On New York

There’s a great article in New York Magazine about what it means to live in New York, and why it’s not always the best option for everyone. I recommend reading the whole thing, especially if you live here, have lived here, or want to live here, but I particularly loved this bit:

Living in New York may be more expensive than ever, but let’s face it, it’s always been hard. That, oddly, is part of its appeal. You test yourself against the stresses of the city. If it’s not the expense, it’s the overcrowding. If not the overcrowding, then the crime. If not the crime, then the tension, or the roaches, or the smells, or the guy screaming obscenities at you for no reason on the stifling subway platform while you wait for a train that’s jam-packed and twenty minutes late.

But the problem is, you can’t simply leave New York—you have to quit New York. You have to admit to yourself and the world that you’re packing it in, calling it a day, turning out the lights.

And that, really, sums up what New York is to me. Every time I think about the 45-minute train ride to work, the amazing apartments in beautiful neighborhoods that I’ll never be able to afford, the loud neighbors setting off fireworks, the dirt and the crowds and the derelicts, I wonder why I moved up here.

I moved to New York for kind of same reason I started working at OmniTI - I don’t want to things that are easy, I want things that are awesome. It’s a cliche at this point, but I think it’s still kind of true that if you can make it in New York, you can make it anywhere. The unspoken flipside of that is that this place can eat you alive. I mean, I think I’m a pretty smart guy, and it took me a solid week of fucking it up just to reliably get to work and back on the subway here.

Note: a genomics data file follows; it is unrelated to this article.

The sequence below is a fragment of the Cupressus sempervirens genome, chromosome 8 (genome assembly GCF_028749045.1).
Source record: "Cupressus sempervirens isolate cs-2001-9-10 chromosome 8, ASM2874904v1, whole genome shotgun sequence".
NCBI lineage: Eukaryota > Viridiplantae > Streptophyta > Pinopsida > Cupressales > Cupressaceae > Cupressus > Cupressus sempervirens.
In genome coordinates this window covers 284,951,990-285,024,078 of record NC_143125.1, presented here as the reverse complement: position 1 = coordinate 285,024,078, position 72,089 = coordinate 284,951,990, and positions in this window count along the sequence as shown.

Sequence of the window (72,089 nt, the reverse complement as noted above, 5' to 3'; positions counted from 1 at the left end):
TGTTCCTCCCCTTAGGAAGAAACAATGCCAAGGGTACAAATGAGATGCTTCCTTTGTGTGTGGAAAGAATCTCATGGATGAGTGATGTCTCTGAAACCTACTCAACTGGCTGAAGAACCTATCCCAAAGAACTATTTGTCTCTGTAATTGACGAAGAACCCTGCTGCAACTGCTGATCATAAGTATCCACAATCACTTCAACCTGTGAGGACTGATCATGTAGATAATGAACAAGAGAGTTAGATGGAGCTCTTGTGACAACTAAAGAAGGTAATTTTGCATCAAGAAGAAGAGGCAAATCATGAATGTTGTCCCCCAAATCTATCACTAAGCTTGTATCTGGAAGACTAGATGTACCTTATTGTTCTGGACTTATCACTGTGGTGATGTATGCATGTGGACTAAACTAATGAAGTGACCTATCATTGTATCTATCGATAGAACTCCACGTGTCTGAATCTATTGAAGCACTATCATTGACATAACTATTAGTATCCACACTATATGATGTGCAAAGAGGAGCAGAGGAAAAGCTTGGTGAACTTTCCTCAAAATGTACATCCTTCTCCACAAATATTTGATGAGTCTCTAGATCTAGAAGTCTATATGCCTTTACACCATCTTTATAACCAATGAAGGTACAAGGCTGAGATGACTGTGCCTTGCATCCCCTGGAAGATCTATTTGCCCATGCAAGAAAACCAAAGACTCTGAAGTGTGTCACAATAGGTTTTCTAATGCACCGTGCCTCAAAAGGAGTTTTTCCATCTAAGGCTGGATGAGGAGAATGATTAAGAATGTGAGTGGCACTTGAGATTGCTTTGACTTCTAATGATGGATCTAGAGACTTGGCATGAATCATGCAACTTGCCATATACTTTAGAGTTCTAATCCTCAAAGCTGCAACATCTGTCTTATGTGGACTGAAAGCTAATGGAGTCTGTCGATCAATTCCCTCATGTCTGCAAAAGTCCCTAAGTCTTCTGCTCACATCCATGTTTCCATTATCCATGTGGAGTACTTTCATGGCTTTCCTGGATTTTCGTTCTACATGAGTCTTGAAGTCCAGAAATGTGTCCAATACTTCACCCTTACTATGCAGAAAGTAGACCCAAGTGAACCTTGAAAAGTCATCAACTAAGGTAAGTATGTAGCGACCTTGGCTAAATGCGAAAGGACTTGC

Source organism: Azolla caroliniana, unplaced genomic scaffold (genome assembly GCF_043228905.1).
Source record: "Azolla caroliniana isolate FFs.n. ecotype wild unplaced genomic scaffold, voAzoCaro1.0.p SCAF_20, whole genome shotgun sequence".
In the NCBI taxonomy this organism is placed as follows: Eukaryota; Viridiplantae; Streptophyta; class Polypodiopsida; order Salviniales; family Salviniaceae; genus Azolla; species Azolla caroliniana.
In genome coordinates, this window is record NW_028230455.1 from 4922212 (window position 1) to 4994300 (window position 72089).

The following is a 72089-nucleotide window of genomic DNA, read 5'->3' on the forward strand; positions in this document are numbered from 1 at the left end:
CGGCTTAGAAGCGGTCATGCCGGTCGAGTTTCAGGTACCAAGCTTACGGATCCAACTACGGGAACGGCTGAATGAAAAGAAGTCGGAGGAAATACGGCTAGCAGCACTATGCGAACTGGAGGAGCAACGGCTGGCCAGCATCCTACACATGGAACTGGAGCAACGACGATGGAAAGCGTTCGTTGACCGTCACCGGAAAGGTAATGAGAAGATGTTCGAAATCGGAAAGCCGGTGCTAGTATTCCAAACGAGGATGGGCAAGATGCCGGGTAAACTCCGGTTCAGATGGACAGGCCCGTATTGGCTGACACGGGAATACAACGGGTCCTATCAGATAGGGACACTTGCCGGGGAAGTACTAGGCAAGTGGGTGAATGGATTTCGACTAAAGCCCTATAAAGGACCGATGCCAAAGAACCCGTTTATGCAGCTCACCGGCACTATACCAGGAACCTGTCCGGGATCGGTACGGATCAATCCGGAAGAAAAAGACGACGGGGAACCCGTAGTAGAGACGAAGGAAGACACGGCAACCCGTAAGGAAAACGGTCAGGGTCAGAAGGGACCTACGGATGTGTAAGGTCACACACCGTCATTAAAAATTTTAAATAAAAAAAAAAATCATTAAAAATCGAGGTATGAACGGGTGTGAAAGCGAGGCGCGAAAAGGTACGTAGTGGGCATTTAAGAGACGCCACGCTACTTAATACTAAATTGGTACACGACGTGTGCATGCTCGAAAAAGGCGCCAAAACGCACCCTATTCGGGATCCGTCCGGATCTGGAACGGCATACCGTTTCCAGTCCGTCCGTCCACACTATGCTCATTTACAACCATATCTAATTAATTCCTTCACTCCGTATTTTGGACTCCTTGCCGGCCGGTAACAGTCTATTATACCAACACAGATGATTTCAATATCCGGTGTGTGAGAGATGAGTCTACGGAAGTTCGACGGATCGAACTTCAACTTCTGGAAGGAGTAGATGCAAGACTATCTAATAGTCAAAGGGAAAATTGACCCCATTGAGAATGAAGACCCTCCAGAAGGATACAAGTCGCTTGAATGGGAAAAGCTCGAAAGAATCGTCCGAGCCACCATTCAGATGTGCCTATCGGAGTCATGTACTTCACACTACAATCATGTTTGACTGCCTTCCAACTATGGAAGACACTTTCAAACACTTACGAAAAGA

There’s a grit to New York. I have to admit I love that the entire city is apparently trying to kill me all the time, because every day that it doesn’t means that I win. You give up a lot to be here - personal space, money, quiet, a degree of safety, and to top if off, for me, as a transplant, most of my friends are 200 miles away now. But in return for putting up with it, you get to live in New York and, maybe I put too much emphasis on this, you get to call yourself a New Yorker.

For all the crap the place throws at you, I love it here, I really do.

Unrelated: Becki and I went to see Avenue Q yesterday, and it owned.

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